Sunday, January 31

Ode in Time of Crisis

Looking back the last few months, it is impossible to miss a humbling feeling of being amidst epochal events. Personally, last September was a heady high, a celebration of creation that rendered me well nigh unequal to the task of putting it to words! Time has flown since, each day a nouvelle discovery of wondrous joys, yet occasionally tinged with an undefinable sense of vulnerability. In my thirty-some years on the Planet, this pallete of emotions is sans parallel: cheer and blessing, joie de vivre, if ever!

The world, on the other hand, has been seized with circumstances of a lot less happy nature, best epitomized by episodes a year older. With the global financial system at its epicenter, an unprecedented and unrelenting series of economic upheavals have challenged life as we know it. Without getting into inordinate details of these trying times, suffice it to say that no walk of life nor section of society has been left untouched. Moreover, at least in some cases, things will never be the same again. Equally, though the worst is likely behind us, we are not fully out of the doghouse yet. It is clear that the speed, quality and sustainability of recovery depend on our generation's ability to rebuild the economic edifice. This effort must incorporate lessons from the current turmoil. Likewise, it is incumbent on us to have a sense of urgency lest the events and their aftermath fade from proverbially short public memory post recovery.

So what should constitute the bulwark of the Reset Economy? At the heart of reform must be a robust financial system that can not merely withstand future shock but proactively alert us to impending danger going forward. In fact the latter, curiously and completely missing in the run-up to the Lehman collapse or the events that followed, is the critical test for any proposed structural change. Unfortunately, at least for now, our response appears to me as coming up short. As a first step therefore, let me try and outline today a broad agenda, hoping to see the rest fleshed out in the New Year. (That which springs eternal in the human breast only magnifies early in a new year also a new decade, and when penning one's return blog after an interregnum!)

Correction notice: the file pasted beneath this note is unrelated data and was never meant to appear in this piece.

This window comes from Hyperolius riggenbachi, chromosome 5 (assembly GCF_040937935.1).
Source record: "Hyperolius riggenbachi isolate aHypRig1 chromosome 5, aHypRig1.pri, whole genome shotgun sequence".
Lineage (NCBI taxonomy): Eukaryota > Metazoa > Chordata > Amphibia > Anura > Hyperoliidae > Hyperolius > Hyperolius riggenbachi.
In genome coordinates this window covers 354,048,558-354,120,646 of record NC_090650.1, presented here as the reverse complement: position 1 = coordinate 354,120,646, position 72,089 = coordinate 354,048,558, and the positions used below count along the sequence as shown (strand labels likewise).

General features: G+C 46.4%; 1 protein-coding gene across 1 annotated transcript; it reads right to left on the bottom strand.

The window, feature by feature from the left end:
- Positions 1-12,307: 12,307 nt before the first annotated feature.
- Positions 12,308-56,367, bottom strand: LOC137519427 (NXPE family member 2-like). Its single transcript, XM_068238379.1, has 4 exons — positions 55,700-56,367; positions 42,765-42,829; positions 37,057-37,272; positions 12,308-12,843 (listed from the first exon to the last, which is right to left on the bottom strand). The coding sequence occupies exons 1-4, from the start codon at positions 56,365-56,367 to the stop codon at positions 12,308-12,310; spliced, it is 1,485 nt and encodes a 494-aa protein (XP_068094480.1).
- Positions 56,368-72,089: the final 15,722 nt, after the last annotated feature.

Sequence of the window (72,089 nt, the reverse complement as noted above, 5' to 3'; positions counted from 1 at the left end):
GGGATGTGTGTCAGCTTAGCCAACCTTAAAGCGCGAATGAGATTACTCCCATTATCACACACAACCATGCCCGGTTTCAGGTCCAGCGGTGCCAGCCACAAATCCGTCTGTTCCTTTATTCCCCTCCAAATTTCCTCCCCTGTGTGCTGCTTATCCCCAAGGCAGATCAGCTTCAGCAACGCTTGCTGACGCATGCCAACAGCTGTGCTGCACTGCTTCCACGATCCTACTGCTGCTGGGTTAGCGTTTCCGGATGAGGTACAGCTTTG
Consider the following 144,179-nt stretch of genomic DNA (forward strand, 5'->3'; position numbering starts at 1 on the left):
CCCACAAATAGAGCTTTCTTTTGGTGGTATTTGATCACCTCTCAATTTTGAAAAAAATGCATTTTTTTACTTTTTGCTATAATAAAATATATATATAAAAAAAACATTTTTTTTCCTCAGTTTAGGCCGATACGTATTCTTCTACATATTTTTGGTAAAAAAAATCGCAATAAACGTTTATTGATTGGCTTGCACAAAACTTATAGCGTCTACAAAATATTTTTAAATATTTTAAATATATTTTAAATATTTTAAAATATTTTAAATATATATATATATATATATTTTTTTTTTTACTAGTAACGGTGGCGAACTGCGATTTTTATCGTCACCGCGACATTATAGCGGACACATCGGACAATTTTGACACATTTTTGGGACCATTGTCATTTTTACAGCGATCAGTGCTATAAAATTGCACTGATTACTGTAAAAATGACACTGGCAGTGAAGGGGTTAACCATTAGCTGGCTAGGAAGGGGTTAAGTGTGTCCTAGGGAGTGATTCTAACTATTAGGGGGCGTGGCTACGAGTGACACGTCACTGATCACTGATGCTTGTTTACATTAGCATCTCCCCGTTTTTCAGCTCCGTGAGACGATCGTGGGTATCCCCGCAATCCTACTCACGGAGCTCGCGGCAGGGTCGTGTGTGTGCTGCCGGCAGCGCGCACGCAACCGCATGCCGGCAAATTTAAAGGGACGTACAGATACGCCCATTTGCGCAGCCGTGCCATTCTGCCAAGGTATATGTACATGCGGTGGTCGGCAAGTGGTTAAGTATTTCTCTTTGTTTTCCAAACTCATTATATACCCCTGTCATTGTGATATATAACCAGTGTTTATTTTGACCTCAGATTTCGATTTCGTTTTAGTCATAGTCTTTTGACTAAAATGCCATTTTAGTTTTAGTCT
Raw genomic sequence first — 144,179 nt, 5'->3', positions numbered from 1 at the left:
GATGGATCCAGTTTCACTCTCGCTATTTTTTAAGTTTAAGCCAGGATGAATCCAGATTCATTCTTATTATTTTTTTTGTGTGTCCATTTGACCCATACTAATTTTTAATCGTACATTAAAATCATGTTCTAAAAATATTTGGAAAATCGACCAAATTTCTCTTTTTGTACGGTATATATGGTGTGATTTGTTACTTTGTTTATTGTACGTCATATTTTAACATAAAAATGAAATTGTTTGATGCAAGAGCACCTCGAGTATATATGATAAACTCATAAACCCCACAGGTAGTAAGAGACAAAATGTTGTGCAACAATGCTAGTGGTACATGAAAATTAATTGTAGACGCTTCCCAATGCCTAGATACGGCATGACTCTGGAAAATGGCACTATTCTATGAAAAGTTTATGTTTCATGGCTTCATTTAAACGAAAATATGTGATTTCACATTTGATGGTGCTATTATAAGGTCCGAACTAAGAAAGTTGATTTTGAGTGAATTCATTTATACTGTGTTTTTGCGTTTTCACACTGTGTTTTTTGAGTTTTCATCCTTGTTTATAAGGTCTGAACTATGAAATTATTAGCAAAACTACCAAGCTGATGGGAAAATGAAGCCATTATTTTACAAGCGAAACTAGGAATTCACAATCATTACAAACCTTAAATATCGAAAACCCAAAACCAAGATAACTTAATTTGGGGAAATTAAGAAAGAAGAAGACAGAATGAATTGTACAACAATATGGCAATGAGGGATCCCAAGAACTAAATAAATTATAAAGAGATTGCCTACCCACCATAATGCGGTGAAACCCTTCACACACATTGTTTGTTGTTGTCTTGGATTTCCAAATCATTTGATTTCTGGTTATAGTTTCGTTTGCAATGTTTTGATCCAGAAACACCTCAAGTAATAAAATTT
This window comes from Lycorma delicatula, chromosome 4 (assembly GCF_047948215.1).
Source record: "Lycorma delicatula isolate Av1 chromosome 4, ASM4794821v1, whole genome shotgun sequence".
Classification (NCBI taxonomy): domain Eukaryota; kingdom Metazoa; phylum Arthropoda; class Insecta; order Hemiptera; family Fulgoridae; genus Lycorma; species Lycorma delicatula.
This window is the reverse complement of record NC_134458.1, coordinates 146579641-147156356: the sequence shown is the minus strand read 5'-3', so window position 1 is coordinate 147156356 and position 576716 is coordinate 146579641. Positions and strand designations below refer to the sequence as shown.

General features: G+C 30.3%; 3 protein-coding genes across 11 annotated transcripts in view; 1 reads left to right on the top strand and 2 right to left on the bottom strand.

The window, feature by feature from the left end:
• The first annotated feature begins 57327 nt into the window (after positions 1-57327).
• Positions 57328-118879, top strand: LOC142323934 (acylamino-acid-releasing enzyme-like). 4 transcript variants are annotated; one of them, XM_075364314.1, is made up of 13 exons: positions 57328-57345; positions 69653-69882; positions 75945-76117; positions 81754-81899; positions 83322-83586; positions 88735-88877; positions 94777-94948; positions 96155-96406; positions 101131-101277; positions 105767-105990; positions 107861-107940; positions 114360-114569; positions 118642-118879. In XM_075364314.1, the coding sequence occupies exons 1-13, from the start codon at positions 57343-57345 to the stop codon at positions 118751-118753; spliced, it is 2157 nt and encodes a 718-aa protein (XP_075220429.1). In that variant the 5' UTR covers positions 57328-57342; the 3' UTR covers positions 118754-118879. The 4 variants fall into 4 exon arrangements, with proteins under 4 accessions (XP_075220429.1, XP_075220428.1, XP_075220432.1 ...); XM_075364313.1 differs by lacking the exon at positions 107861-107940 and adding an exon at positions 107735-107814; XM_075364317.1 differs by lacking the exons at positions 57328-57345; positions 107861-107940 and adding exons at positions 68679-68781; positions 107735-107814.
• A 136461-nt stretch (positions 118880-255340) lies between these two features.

Firstly, we must recognize the character of the current downturn. Like someone put it, the crisis was a lethal combination of Market turmoil that eventually turned a Banking crisis and finally led to broader Economic consequences. Obviously such a debacle puts into the dock governments, central banks, regulators, banks/ lending institutions as well as corporates. It points directly to lack of coordination between these players, and piecemeal or inadequate appreciation of crisis drivers. Thus, a harmonized non-fragmented response and review is critical to future success.

Next we have the extent of the crisis and the pace of its transmission. For the malaise to spread like it did, the key ingredient was the interconnectedness of financial systems worldwide. This network is directly linked to ever increasing Globalization of world economy; and aided by rapid advances in Information and Communications Technology. In tandem, these ensure an all time high factor mobility, making the butterfly-in-China-shapes-NYC-weather connectedness an extant reality than mere Chaos Theory shibboleth.

Does this mean we turn contrarian to the forces of Globalization? One would think not. Not only is this fungibility not easily reversible, there are clear benefits the world has derived from them. This holds true for Technology too. In fact even contemplating any (even if theoretical) reversal effort suggests a need for a lot more calibration than the opposite - a coordinated global effort at crisis-corrective actions. Hence the near-consensus currently seen in implementation of near term solutions must stay the course for the longer term root cause fixes. With the plethora of stakeholders involved (and assuming you agree with me on the low feasibility for an outside observer to grasp its nuances), governments the world over have the primary onus to navigate through the intricacies of (micro and macro) prudential and accounting policies.

The logical extension to this argument is that we cannot let our focus waver even on exit strategies for the short-medium term policy and market interventions. Harmonizing these globally may be a tougher ask despite broad unanimity on its goals - sustaining the nascent recovery, maintaining financial stability and protecting a global level playing field. Policymakers would do well to use risk of unintended consequences as the touchstone for their formulations than unidimensional desired results. For instance, instead of getting swept off the feet by the obvious, namely increasing capital standards, consequences like drop in capital availability and inefficiency in the banking system, must be factored. (Interestingly, subprime mortage, now such a dirty word, was the output of one such political agenda, namely incentivization of housing ownership, where side-effects were not considered!)

Looking into 2010, the ball, as it does for most largescale change initiatives, is in the court of the Political kind (bureaucracy included by definition, for simplicity). The stakes are enormous, probably never bigger. Is the species up to it?